The following recommendations address health and safety generally. This list includes some preventive measures that have been recommended by other agencies to reduce the risk of on-the-job heart attacks and sudden cardiac arrest among fire fighters. These recommendations have not been evaluated by NIOSH, but represent published research, or consensus votes of technical committees of the NFPA or fire service labor/management groups.

Recommendation #1: Use a secondary (technological) test to confirm placement of the endotracheal tube (ET) in the trachea.

The American Heart Association along with the International Liaison Committee on Resuscitation published recommendations in the Guidelines 2000 for Cardiopulmonary Resuscitation and Emergency Cardiovascular Care which suggest that EMS personnel confirm ET placement by primary confirmation (physical examination) and secondary confirmation (technological test). Secondary confirmation consists of using one of several commercial devices including end-tidal CO2 detectors or esophageal detector devices for the secondary confirmation.18

Recommendation #2: Provide fire fighters with medical evaluations and clearance to wear SCBA.

The Fire Department is commended for implementing NFPA 1582 standards for both preplacement and periodic medical evaluations. Pennsylvania is not an OSHA State-plan State, therefore, public sector employers are not required to comply with OSHA standards. However, OSHA’s Revised Respiratory Protection Standard requires employers to provide medical evaluations and clearance for employees using respiratory protection.19 These clearance evaluations are required for private industry employees and public employees in states operating OSHA-approved State plans. Therefore, we recommend following this standard, and a copy of the OSHA medical checklist has been provided to the Fire Department. The OSHA standard can easily be met by using the NFPA 1582 standard screening program to fulfill the medical evaluations. Given the extensive PE recently instituted in this FD, this should not involve any additional financial burden.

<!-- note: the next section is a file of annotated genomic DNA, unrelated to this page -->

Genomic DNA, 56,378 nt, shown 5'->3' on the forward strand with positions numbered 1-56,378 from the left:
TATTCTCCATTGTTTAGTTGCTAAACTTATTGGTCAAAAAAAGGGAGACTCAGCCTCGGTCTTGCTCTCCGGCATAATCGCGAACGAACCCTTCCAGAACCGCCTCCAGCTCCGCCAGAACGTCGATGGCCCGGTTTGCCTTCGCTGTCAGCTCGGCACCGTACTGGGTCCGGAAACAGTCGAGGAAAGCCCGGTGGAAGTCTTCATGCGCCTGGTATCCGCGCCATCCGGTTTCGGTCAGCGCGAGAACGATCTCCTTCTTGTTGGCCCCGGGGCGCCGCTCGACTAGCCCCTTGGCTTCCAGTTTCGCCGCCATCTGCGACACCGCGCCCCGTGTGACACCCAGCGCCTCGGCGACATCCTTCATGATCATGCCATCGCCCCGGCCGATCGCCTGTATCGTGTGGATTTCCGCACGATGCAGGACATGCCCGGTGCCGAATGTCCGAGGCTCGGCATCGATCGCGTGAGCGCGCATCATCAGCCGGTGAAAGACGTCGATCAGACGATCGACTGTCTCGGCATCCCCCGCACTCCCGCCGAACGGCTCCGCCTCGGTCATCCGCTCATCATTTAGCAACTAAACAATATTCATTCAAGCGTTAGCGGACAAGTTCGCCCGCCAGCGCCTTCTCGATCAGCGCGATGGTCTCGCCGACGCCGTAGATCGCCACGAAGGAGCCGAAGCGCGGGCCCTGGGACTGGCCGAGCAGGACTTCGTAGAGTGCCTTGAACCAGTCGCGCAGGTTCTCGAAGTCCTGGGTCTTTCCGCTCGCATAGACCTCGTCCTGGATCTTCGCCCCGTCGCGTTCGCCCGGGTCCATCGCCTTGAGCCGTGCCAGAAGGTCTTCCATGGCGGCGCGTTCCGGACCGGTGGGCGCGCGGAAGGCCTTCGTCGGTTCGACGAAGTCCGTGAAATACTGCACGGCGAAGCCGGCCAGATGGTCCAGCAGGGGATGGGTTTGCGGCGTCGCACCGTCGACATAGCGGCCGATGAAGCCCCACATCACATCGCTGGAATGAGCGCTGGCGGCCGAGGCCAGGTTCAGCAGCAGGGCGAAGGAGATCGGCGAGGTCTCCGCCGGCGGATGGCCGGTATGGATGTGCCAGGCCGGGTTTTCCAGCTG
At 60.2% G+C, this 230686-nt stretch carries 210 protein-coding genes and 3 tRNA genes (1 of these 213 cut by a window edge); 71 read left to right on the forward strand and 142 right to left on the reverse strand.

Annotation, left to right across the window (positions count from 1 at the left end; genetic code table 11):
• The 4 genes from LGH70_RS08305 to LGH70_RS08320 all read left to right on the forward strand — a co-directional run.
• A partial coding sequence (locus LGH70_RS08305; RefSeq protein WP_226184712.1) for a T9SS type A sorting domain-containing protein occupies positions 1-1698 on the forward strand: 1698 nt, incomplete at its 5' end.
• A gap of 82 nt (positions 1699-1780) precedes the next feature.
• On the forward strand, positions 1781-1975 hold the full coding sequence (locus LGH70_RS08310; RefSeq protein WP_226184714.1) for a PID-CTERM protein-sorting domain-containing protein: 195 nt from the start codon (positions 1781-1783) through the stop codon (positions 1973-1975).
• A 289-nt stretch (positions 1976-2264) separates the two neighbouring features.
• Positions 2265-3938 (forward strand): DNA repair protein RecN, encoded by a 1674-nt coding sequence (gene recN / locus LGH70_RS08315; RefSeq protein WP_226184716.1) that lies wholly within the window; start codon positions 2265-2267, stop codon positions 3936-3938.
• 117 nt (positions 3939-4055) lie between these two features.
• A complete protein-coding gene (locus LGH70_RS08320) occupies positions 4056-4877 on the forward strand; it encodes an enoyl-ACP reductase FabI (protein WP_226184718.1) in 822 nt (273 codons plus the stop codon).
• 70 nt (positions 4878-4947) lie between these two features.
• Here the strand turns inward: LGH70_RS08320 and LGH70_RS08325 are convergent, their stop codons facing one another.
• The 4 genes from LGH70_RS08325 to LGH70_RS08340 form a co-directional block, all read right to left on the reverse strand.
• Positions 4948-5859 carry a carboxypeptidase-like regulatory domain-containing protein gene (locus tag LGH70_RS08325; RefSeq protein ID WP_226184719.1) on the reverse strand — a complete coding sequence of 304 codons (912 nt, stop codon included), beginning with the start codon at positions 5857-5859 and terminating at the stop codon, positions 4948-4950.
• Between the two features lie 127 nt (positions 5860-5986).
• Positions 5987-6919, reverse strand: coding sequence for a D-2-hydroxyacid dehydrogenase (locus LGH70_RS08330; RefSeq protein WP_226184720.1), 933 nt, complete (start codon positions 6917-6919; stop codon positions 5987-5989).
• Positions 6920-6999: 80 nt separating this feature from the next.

Recommendation #3: Perform an autopsy on all on-duty fire fighter fatalities.

In 1995, the United States Fire Administration (USFA) published the Firefighter Autopsy Protocol.20 This publication hopes to provide “a more thorough documentation of the causes of firefighter deaths for three purposes:

  • (a.) to advance the analysis of the causes of firefighter deaths to aid in the development of improved firefighter health and safety equipment, procedures, and standards;
  • (b.) to help determine eligibility for death benefits under the Federal government’s Public Safety Officer Benefits Program, as well as state and local programs; and
  • (c.) to address an increasing interest in the study of deaths that could be related to occupational illnesses among firefighters, both active and retired.”


1. National Institutes of Health. Clinical guidelines on the identification, evaluation, and treatment of overweight and obesity in adults: the evidence report. NIH Publication Number 98-4083.

2. International Association of Fire Fighters, International Association of Fire Chiefs [1999]. Candidate physical ability test. Washington, D.C.: IAFF, IAFC.

3. International Association of Fire Fighters, International Association of Fire Chiefs. The fire service joint labor management wellness/fitness initiative. Washington, D.C.: IAFF, IAFC.

4. Fauci AS, Braunwald E, Isselbacher KJ, et al. [1998]. Harrison’s principles of internal medicine. 14th ed. New York: McGraw-Hill, pp. 222-225.

5. American Heart Association (AHA) [1998]. AHA scientific position, risk factors for coronary artery disease. Dallas, TX.